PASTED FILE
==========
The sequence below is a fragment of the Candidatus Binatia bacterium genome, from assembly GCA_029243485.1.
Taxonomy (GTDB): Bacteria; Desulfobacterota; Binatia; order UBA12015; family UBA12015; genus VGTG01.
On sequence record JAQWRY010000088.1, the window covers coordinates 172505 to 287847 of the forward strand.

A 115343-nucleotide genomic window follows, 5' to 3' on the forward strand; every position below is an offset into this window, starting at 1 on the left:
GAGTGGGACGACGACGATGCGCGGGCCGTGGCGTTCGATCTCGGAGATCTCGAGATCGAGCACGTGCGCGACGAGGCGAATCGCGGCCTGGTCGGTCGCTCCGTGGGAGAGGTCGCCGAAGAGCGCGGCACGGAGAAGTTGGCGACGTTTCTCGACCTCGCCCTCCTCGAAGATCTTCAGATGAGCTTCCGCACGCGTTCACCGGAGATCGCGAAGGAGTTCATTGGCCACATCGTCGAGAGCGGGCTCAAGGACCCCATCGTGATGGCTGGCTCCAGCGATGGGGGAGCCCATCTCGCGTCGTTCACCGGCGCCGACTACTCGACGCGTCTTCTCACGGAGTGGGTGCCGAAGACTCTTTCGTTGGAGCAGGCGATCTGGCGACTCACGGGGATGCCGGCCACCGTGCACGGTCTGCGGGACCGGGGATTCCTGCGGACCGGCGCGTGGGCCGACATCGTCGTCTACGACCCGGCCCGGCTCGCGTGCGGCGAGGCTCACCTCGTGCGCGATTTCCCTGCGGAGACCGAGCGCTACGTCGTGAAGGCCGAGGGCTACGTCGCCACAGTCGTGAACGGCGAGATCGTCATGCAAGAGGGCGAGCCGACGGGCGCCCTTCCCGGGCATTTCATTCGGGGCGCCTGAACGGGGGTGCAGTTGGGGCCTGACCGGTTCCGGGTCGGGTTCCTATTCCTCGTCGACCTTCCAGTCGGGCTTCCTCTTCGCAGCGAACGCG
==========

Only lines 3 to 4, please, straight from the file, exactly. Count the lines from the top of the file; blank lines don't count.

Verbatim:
On sequence record JAQWRY010000088.1, the window covers coordinates 172505 to 287847 of the forward strand.

A 115343-nucleotide genomic window follows, 5' to 3' on the forward strand; every position below is an offset into this window, starting at 1 on the left: